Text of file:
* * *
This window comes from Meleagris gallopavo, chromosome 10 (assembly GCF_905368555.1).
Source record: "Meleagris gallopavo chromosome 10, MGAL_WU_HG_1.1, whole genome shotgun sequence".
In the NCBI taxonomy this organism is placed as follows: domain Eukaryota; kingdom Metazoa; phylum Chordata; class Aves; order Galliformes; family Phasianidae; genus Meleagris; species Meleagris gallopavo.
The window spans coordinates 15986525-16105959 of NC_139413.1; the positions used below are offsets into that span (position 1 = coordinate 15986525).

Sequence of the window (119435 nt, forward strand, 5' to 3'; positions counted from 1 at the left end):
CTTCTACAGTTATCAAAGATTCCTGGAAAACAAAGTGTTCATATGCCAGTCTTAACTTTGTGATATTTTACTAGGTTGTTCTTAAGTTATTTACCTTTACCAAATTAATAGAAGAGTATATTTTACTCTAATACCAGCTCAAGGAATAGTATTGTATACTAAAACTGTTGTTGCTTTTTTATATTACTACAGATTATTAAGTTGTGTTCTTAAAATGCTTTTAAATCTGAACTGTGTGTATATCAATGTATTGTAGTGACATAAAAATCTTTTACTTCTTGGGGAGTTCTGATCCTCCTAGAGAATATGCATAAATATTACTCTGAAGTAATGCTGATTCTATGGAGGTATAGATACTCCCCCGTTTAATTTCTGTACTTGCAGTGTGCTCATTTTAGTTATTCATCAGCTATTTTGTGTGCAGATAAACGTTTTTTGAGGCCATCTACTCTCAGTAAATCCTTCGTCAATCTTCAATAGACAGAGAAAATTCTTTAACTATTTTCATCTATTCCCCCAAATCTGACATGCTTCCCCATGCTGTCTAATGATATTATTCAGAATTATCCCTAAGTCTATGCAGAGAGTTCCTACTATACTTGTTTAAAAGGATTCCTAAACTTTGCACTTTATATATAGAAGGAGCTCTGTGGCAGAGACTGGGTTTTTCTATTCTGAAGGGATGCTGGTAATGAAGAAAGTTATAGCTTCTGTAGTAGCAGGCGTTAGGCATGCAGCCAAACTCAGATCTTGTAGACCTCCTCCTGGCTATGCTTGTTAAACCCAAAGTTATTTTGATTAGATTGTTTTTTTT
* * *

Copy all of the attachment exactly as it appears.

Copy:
This window comes from Meleagris gallopavo, chromosome 10 (assembly GCF_905368555.1).
Source record: "Meleagris gallopavo chromosome 10, MGAL_WU_HG_1.1, whole genome shotgun sequence".
In the NCBI taxonomy this organism is placed as follows: domain Eukaryota; kingdom Metazoa; phylum Chordata; class Aves; order Galliformes; family Phasianidae; genus Meleagris; species Meleagris gallopavo.
The window spans coordinates 15986525-16105959 of NC_139413.1; the positions used below are offsets into that span (position 1 = coordinate 15986525).

Sequence of the window (119435 nt, forward strand, 5' to 3'; positions counted from 1 at the left end):
CTTCTACAGTTATCAAAGATTCCTGGAAAACAAAGTGTTCATATGCCAGTCTTAACTTTGTGATATTTTACTAGGTTGTTCTTAAGTTATTTACCTTTACCAAATTAATAGAAGAGTATATTTTACTCTAATACCAGCTCAAGGAATAGTATTGTATACTAAAACTGTTGTTGCTTTTTTATATTACTACAGATTATTAAGTTGTGTTCTTAAAATGCTTTTAAATCTGAACTGTGTGTATATCAATGTATTGTAGTGACATAAAAATCTTTTACTTCTTGGGGAGTTCTGATCCTCCTAGAGAATATGCATAAATATTACTCTGAAGTAATGCTGATTCTATGGAGGTATAGATACTCCCCCGTTTAATTTCTGTACTTGCAGTGTGCTCATTTTAGTTATTCATCAGCTATTTTGTGTGCAGATAAACGTTTTTTGAGGCCATCTACTCTCAGTAAATCCTTCGTCAATCTTCAATAGACAGAGAAAATTCTTTAACTATTTTCATCTATTCCCCCAAATCTGACATGCTTCCCCATGCTGTCTAATGATATTATTCAGAATTATCCCTAAGTCTATGCAGAGAGTTCCTACTATACTTGTTTAAAAGGATTCCTAAACTTTGCACTTTATATATAGAAGGAGCTCTGTGGCAGAGACTGGGTTTTTCTATTCTGAAGGGATGCTGGTAATGAAGAAAGTTATAGCTTCTGTAGTAGCAGGCGTTAGGCATGCAGCCAAACTCAGATCTTGTAGACCTCCTCCTGGCTATGCTTGTTAAACCCAAAGTTATTTTGATTAGATTGTTTTTTTT